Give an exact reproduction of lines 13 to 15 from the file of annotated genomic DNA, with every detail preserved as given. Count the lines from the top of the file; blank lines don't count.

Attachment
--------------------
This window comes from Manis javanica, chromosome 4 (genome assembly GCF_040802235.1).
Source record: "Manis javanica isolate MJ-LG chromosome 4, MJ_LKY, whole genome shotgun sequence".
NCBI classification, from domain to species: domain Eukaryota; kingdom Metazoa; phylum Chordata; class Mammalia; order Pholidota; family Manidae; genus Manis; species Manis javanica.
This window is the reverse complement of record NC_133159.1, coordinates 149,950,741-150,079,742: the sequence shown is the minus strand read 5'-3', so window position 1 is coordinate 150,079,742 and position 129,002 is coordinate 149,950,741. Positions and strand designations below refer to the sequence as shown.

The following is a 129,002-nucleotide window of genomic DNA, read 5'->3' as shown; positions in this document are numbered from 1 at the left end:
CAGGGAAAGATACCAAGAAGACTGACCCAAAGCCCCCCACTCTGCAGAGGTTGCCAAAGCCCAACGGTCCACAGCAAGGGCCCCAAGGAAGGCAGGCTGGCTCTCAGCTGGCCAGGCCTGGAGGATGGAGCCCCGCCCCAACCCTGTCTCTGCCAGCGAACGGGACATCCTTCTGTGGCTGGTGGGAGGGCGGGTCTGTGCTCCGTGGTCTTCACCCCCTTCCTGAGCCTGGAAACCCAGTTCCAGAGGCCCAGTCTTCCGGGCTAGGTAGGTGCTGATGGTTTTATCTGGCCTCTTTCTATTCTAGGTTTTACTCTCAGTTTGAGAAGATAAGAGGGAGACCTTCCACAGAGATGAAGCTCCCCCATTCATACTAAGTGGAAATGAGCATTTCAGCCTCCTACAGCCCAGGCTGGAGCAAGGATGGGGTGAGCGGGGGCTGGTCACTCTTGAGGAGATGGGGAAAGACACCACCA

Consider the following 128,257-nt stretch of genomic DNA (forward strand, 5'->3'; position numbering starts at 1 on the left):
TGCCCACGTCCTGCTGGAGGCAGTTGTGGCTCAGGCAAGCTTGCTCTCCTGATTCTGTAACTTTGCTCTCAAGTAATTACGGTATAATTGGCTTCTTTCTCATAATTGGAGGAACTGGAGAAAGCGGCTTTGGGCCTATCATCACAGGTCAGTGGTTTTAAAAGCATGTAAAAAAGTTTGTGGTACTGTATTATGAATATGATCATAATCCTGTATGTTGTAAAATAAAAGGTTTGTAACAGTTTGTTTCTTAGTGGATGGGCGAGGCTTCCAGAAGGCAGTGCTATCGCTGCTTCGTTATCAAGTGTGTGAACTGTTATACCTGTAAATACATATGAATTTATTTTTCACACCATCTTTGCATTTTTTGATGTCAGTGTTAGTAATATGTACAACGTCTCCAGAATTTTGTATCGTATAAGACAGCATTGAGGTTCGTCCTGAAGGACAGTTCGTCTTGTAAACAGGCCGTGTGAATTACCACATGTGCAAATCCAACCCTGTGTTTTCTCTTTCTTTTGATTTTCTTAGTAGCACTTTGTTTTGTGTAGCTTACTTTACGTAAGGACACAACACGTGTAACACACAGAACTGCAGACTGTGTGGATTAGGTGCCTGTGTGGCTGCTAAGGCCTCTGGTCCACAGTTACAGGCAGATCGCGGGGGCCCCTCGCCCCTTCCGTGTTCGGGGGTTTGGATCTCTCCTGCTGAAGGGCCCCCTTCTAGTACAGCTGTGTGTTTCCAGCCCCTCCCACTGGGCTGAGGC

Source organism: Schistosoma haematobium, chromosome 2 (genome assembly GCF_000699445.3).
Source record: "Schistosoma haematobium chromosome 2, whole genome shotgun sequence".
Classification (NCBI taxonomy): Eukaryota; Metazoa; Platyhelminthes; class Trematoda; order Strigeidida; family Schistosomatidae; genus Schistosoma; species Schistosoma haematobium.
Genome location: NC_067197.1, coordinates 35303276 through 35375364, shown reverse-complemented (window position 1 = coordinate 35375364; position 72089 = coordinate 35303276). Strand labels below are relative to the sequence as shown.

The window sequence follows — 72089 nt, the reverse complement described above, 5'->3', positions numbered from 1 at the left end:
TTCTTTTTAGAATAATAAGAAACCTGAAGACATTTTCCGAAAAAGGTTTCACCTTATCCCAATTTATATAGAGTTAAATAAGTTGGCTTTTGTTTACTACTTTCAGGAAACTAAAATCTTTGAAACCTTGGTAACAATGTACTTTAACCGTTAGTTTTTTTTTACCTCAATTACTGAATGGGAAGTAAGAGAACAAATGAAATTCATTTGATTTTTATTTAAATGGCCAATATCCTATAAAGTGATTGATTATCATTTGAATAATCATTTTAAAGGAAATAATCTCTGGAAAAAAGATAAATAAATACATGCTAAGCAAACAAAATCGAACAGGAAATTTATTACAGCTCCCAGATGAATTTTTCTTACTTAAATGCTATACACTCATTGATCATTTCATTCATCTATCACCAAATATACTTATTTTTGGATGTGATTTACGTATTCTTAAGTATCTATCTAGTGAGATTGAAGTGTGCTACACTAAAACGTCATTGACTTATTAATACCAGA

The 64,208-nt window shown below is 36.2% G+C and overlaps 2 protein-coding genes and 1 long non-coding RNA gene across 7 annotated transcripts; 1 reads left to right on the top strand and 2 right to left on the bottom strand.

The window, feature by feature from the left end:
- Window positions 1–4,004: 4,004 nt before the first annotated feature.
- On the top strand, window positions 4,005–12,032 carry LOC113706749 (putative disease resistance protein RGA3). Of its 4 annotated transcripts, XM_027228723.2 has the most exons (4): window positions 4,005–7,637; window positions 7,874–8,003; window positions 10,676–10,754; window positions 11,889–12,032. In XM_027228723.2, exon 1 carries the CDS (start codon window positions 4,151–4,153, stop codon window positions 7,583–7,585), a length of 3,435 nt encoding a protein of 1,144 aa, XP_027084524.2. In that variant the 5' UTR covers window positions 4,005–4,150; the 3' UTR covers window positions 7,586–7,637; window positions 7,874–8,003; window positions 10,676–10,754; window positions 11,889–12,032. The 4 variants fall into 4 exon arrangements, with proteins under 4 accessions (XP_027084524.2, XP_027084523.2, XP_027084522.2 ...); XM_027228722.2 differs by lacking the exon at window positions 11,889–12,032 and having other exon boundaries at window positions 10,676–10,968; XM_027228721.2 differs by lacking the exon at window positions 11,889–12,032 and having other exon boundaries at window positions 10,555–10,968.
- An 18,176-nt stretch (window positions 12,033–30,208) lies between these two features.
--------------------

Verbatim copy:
The window sequence follows — 72089 nt, the reverse complement described above, 5'->3', positions numbered from 1 at the left end:
TTCTTTTTAGAATAATAAGAAACCTGAAGACATTTTCCGAAAAAGGTTTCACCTTATCCCAATTTATATAGAGTTAAATAAGTTGGCTTTTGTTTACTACTTTCAGGAAACTAAAATCTTTGAAACCTTGGTAACAATGTACTTTAACCGTTAGTTTTTTTTTACCTCAATTACTGAATGGGAAGTAAGAGAACAAATGAAATTCATTTGATTTTTATTTAAATGGCCAATATCCTATAAAGTGATTGATTATCATTTGAATAATCATTTTAAAGGAAATAATCTCTGGAAAAAAGATAAATAAATACATGCTAAGCAAACAAAATCGAACAGGAAATTTATTACAGCTCCCAGATGAATTTTTCTTACTTAAATGCTATACACTCATTGATCATTTCATTCATCTATCACCAAATATACTTATTTTTGGATGTGATTTACGTATTCTTAAGTATCTATCTAGTGAGATTGAAGTGTGCTACACTAAAACGTCATTGACTTATTAATACCAGA

The 64,208-nt window shown below is 36.2% G+C and overlaps 2 protein-coding genes and 1 long non-coding RNA gene across 7 annotated transcripts; 1 reads left to right on the top strand and 2 right to left on the bottom strand.